The Public Interest Disclosure Act 2013 (PID Act) promotes accountability and integrity in the Commonwealth public sector by creating a framework which:
- encourages the disclosure of information by public officials about suspected wrongdoings within the Commonwealth public sector
- protects public officials who make disclosures from adverse consequences relating to the disclosure and
- ensures that disclosures by public officials are properly investigated and dealt with by Commonwealth agencies.
Note: If you are a member of the community or your matter relates to a visa or citizenship offence, make your report using our
Border Watch online form.
What is a public interest disclosure
A public interest disclosure (PID) is a report (disclosure), made by a public official, of a suspected wrongdoing (disclosable conduct) in the Commonwealth public sector.
Public officials include but are not limited to, current and former:
- Commonwealth public servants
- Service providers under a Commonwealth contract.
What is disclosable conduct
Disclosable conduct, which may be the subject of a PID, includes but is not limited to, conduct that:
- contravenes a law of the Commonwealth, a State or a Territory
- involves corruption
- perverts the course of justice
- results in wastage of public funds or property
- is an abuse of public trust
- unreasonably results in a danger to health and safety or the environment
- falsifies scientific research
- constitutes maladministration
- is an abuse of a public official’s position
- if proved, could give reasonable grounds for termination of the public official.
not disclosable conduct
- Personal work-related conduct (i.e. conduct that relates to interpersonal conflict such as bullying and harassment, or conduct relating to the terms and conditions of engagement and disciplinary action), unless it is a reprisal action or relates to systemic wrongdoing.
- Disagreements with government policy, action or expenditure.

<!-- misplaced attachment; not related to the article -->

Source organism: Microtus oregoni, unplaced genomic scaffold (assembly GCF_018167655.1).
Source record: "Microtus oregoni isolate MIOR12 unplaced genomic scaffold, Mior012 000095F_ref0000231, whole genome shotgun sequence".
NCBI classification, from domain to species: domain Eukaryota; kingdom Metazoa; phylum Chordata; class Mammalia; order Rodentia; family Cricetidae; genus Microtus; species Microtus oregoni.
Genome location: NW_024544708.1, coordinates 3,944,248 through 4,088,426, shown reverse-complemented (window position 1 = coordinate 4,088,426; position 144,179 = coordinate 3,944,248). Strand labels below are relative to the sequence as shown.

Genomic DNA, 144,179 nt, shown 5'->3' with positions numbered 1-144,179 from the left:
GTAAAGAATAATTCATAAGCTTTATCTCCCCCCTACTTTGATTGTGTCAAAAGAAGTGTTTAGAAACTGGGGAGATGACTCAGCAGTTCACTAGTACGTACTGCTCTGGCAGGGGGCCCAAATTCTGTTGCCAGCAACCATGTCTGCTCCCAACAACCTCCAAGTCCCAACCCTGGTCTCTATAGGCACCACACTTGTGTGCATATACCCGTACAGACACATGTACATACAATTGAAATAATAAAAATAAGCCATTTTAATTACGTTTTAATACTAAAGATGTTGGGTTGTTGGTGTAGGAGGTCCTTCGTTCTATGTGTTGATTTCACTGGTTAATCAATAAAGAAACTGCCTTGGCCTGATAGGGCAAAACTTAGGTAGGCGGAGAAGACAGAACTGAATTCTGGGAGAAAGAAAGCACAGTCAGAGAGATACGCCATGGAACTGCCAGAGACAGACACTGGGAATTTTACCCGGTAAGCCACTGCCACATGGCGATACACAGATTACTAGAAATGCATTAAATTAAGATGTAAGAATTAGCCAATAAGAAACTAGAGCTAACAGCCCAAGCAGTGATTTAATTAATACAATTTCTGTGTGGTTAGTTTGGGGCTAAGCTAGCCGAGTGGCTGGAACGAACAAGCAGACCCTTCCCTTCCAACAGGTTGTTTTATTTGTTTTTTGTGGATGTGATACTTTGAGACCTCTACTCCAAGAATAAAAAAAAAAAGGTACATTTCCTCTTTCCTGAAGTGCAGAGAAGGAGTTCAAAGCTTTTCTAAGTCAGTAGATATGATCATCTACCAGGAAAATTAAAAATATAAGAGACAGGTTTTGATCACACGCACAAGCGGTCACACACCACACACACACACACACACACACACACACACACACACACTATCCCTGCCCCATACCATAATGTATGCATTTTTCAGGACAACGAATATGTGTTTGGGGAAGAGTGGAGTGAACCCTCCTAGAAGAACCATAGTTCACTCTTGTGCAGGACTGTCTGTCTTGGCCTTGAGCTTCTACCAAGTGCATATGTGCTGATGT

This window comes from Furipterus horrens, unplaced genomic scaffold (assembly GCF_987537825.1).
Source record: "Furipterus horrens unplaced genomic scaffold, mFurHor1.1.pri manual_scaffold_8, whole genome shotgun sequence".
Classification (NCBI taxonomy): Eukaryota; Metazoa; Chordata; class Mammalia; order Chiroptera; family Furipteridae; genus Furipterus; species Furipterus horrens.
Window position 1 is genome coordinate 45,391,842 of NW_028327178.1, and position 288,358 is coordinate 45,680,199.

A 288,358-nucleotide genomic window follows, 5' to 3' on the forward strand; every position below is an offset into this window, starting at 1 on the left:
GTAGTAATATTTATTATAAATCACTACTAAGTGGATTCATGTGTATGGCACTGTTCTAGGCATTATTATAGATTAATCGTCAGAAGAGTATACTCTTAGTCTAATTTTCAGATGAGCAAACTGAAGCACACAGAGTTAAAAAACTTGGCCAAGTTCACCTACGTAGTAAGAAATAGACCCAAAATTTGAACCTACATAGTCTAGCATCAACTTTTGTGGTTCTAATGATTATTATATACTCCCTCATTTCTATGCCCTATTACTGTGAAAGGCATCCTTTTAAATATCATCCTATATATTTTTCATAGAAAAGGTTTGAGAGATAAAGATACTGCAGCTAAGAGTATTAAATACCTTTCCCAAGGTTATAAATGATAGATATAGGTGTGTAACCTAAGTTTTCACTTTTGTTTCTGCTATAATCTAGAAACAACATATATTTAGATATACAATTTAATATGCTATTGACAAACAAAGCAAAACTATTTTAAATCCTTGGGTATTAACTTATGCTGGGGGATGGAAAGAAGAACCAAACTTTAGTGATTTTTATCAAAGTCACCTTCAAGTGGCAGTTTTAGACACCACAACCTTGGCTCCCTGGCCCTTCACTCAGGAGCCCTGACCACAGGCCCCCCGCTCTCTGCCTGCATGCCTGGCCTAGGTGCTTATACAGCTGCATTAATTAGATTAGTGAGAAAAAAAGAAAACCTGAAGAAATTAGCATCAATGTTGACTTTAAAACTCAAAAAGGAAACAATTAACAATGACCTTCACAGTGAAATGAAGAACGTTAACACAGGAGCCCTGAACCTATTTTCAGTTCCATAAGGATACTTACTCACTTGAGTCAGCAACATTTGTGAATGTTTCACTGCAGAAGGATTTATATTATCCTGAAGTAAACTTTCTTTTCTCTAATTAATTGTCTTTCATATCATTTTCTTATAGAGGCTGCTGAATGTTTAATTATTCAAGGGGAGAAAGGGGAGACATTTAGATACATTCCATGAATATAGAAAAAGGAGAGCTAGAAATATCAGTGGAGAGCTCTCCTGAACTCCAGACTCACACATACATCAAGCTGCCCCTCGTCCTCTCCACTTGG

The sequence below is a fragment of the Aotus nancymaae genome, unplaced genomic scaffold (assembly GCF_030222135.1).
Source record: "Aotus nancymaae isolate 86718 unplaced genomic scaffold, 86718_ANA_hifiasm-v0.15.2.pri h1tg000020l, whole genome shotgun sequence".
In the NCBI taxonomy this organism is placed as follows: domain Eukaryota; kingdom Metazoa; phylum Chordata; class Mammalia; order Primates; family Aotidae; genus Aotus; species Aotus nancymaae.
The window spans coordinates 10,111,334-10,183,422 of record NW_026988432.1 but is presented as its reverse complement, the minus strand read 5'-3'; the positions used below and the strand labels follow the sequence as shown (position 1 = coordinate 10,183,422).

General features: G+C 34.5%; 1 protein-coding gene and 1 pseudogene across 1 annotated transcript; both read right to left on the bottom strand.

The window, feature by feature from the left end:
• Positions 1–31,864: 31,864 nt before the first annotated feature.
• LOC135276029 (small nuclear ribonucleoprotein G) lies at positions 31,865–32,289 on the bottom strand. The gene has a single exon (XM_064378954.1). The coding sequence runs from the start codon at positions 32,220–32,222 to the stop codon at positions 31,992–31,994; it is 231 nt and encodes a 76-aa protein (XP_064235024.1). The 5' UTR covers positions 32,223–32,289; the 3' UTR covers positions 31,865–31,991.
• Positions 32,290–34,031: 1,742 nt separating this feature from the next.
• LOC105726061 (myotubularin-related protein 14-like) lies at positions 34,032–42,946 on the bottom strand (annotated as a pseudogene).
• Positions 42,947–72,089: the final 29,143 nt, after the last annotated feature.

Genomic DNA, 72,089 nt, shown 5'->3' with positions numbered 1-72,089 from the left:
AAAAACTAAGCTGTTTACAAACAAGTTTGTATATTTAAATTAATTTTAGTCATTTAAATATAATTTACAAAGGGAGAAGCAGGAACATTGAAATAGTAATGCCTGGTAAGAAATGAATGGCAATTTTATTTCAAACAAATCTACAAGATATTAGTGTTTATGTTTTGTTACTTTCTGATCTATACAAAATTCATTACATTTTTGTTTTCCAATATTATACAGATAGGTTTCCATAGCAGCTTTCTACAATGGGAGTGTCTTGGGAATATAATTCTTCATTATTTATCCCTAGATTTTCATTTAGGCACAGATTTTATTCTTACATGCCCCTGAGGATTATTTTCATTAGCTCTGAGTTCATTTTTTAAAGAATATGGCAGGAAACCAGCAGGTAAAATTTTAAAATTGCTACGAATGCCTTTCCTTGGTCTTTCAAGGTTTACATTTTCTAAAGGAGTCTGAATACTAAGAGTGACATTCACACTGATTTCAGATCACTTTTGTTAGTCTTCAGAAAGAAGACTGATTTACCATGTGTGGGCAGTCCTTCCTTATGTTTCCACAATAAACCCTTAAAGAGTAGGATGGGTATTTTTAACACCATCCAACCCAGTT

- Conduct in connection with Courts or Commonwealth tribunals.
- The actions of parliamentarians.
- The proper activities of intelligence agencies.
Making a public interest disclosure
You can make your disclosure to an authorised officer (AO) of the Department if you are a:
- current or former Commonwealth public servant
- Commonwealth contractor or
- staff member of a Commonwealth contracted service provider.
You can also make your disclosure to the
You must make a disclosure to an AO of the Department or at the Commonwealth Ombudsman’s office to gain the protections available under the PID Act. If you are a current public official, you can also make a disclosure to an AO through your supervisor.
For information about your options for reporting in unusual circumstances, refer to the Commonwealth Ombudsman’s guide:
Speaking up about wrong doing.
You can make a disclosure to an AO by telephone, or in writing (i.e. by email).
To lodge a disclosure or make an enquiry regarding the Department’s PID process, contact an AO on the contact details below.
1800 572 217 (Australia-wide free phone)
+61 2 6275 6896 (International)
Public Interest Disclosures
Department of Home Affairs
PO Box 25
Belconnen ACT 2616
Mark your correspondence as private and confidential.
Information to include in your disclosure
Depending on your circumstances, you should consider providing as many of the following details as possible in your disclosure to help us determine how to proceed:
- your name and contact details (recommended)